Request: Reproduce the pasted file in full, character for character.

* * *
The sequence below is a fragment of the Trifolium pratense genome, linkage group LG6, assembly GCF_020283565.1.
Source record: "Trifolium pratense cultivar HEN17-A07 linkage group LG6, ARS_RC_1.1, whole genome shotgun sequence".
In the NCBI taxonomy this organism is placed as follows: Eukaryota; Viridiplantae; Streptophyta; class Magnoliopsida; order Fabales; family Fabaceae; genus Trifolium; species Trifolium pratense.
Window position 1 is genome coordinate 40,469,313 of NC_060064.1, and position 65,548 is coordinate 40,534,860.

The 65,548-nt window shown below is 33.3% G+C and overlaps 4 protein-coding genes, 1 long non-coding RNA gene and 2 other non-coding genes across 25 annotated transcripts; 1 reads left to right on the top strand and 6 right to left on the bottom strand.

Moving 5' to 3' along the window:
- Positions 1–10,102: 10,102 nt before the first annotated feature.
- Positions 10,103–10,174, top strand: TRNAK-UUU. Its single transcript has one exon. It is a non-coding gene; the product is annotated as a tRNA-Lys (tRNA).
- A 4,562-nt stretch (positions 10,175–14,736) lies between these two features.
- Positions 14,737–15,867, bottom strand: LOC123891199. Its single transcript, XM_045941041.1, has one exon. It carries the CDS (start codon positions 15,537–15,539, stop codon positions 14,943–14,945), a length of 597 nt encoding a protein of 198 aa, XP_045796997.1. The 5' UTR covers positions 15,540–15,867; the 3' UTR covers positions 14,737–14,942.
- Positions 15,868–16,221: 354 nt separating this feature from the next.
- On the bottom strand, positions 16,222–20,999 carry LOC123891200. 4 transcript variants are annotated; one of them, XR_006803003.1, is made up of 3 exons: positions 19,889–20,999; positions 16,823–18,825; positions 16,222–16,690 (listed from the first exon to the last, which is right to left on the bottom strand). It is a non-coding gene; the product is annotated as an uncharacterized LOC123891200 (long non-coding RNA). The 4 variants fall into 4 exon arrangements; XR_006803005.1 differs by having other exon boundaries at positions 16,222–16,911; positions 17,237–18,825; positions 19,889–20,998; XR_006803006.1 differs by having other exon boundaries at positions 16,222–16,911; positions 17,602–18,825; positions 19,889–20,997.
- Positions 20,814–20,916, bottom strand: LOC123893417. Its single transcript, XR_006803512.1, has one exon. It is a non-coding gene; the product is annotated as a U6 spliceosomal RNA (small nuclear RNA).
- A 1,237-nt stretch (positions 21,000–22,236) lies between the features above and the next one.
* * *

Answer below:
The sequence below is a fragment of the Trifolium pratense genome, linkage group LG6, assembly GCF_020283565.1.
Source record: "Trifolium pratense cultivar HEN17-A07 linkage group LG6, ARS_RC_1.1, whole genome shotgun sequence".
In the NCBI taxonomy this organism is placed as follows: Eukaryota; Viridiplantae; Streptophyta; class Magnoliopsida; order Fabales; family Fabaceae; genus Trifolium; species Trifolium pratense.
Window position 1 is genome coordinate 40,469,313 of NC_060064.1, and position 65,548 is coordinate 40,534,860.

The 65,548-nt window shown below is 33.3% G+C and overlaps 4 protein-coding genes, 1 long non-coding RNA gene and 2 other non-coding genes across 25 annotated transcripts; 1 reads left to right on the top strand and 6 right to left on the bottom strand.

Moving 5' to 3' along the window:
- Positions 1–10,102: 10,102 nt before the first annotated feature.
- Positions 10,103–10,174, top strand: TRNAK-UUU. Its single transcript has one exon. It is a non-coding gene; the product is annotated as a tRNA-Lys (tRNA).
- A 4,562-nt stretch (positions 10,175–14,736) lies between these two features.
- Positions 14,737–15,867, bottom strand: LOC123891199. Its single transcript, XM_045941041.1, has one exon. It carries the CDS (start codon positions 15,537–15,539, stop codon positions 14,943–14,945), a length of 597 nt encoding a protein of 198 aa, XP_045796997.1. The 5' UTR covers positions 15,540–15,867; the 3' UTR covers positions 14,737–14,942.
- Positions 15,868–16,221: 354 nt separating this feature from the next.
- On the bottom strand, positions 16,222–20,999 carry LOC123891200. 4 transcript variants are annotated; one of them, XR_006803003.1, is made up of 3 exons: positions 19,889–20,999; positions 16,823–18,825; positions 16,222–16,690 (listed from the first exon to the last, which is right to left on the bottom strand). It is a non-coding gene; the product is annotated as an uncharacterized LOC123891200 (long non-coding RNA). The 4 variants fall into 4 exon arrangements; XR_006803005.1 differs by having other exon boundaries at positions 16,222–16,911; positions 17,237–18,825; positions 19,889–20,998; XR_006803006.1 differs by having other exon boundaries at positions 16,222–16,911; positions 17,602–18,825; positions 19,889–20,997.
- Positions 20,814–20,916, bottom strand: LOC123893417. Its single transcript, XR_006803512.1, has one exon. It is a non-coding gene; the product is annotated as a U6 spliceosomal RNA (small nuclear RNA).
- A 1,237-nt stretch (positions 21,000–22,236) lies between the features above and the next one.